This article shows how to quickly load a simple Mondrian cube into LucidDB and how to view the cube in several OLAP front-ends. If you would like to try the column-oriented DB for your OLAP, this post may help to get up and running.
Get your copy of LucidDB from luciddb.org and set it up . . . → Read More: Taking LucidDB for an OLAP Test-Drive
This post is a hands on tutorial on how to create an analysis cube for the Mondrian OLAP engine. It is an introductory post for an audience with no OLAP experience at all. I will assume some experience with relational databases and the Kettle ETL tool. If you’d like to follow the examples you will need access to a database, a copy of Pentaho Kettle and a Mondrian installation. I will be using MySQL as RDBMS and JasperServer 3.7. CE for the Mondrian installation. Other possibilities include Pentaho BI-Server and a bare bones Mondrian/JPivot and PAT installation.
The example data
For the example data I would like to use a small and simple dataset, so it is easy to share and easy to understand. Therefore I decided to use an Excel extract from the public issue tracker for the Kettle tool. It has one thousand lines of issues, bugs and feature requests that I would like to put into an OLAP cube for analysis. Each row contains the issue type, a summary, the assignee, a priority, a status and a resolution. I took the liberty to replace the real names of the assignees with figures from Sesame Street in the input data. And no, I will not reveal who is who . . . → Read More: Creating a basic Mondrian OLAP Cube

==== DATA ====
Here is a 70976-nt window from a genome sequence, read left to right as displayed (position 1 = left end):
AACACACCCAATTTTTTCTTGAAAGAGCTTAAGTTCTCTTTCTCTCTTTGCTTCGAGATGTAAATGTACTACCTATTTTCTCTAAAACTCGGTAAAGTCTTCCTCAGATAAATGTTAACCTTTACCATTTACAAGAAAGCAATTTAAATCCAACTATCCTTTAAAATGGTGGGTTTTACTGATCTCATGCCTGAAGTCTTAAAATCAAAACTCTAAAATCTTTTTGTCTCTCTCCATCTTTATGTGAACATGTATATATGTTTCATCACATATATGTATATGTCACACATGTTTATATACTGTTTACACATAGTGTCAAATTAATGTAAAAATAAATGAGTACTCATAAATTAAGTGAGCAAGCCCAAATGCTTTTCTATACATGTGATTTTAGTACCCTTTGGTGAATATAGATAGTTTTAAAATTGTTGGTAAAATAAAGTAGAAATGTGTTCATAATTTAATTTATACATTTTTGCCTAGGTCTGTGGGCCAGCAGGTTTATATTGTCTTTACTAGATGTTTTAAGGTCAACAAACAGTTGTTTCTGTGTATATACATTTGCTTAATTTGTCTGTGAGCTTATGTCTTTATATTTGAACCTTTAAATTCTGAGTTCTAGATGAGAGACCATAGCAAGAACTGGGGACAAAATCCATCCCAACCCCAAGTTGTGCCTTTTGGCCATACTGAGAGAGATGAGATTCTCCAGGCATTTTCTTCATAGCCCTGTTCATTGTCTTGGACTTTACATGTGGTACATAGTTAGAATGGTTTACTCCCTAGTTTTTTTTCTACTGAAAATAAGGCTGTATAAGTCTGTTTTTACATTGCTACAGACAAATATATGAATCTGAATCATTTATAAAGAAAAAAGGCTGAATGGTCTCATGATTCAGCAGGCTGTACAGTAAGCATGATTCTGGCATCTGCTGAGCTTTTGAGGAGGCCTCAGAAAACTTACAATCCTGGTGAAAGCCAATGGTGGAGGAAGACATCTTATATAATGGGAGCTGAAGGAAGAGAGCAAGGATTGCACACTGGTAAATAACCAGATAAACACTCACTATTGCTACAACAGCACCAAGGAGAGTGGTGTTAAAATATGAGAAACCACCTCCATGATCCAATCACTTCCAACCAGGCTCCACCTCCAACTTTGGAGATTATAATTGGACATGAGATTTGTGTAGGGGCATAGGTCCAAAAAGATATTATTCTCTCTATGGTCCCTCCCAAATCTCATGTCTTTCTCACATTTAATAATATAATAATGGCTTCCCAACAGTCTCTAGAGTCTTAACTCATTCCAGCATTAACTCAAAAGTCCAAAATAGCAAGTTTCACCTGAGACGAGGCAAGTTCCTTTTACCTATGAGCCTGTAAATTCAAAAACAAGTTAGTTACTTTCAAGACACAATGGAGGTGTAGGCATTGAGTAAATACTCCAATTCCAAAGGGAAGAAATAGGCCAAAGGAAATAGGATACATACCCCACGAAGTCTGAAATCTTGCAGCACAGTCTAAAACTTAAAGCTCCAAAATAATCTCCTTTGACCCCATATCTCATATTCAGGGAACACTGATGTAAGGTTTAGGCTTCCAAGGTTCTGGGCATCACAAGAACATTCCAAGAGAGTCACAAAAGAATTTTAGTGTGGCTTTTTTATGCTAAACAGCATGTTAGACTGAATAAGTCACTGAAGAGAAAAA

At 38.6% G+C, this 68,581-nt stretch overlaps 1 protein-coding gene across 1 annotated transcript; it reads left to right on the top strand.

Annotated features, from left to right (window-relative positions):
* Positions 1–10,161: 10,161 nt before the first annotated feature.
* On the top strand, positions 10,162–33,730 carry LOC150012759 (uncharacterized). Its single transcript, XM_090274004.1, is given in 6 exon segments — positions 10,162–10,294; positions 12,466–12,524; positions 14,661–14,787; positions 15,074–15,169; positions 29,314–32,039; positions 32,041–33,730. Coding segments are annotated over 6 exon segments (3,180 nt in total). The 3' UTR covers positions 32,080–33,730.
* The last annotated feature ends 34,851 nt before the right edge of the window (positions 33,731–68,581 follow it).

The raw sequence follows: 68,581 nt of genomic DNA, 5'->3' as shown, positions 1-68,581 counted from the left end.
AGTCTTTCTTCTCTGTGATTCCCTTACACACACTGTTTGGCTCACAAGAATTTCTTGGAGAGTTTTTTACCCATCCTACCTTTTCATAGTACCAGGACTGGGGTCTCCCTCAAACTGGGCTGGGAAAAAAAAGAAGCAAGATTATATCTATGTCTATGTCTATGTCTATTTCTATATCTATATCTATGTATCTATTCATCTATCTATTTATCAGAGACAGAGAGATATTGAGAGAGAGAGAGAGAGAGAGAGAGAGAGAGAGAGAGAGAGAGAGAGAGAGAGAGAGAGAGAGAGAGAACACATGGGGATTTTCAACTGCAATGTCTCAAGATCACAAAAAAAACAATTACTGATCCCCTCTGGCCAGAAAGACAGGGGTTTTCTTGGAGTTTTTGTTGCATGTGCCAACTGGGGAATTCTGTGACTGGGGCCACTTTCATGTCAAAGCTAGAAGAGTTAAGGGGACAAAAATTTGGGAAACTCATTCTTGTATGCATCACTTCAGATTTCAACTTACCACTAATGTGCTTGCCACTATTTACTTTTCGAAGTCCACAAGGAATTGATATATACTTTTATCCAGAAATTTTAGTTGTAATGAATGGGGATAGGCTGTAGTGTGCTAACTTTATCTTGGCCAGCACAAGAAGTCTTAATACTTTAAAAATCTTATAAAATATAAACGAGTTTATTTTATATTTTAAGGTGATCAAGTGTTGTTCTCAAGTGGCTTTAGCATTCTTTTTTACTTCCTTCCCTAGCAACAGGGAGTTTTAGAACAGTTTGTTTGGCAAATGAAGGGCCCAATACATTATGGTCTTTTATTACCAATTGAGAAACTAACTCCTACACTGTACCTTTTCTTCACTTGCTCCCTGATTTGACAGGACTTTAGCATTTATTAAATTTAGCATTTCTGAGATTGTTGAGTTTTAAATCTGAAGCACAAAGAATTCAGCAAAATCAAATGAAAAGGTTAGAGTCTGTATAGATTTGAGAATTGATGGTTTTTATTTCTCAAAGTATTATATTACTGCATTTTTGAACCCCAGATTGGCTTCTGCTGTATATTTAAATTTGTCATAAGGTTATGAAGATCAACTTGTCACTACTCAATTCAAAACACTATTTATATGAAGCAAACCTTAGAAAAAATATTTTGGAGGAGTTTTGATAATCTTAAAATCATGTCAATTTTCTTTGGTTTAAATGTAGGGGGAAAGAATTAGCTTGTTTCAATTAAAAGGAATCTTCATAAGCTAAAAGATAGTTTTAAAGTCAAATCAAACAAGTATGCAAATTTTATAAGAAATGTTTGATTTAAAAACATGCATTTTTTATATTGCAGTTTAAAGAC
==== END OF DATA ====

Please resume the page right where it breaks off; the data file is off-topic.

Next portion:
The previous posts on Kettle plugin development focus on transformation steps. It is also possible to extend Kettle with custom job entries. This post introduces a plugin that provides a job entry which can trigger a report on JasperServer 3.7 Community Edition. Scheduling reports can be a tricky thing. If you keep your reports on JasperServer, . . . → Read More: Developing a Custom Kettle Plugin: Triggering a Report on JasperServer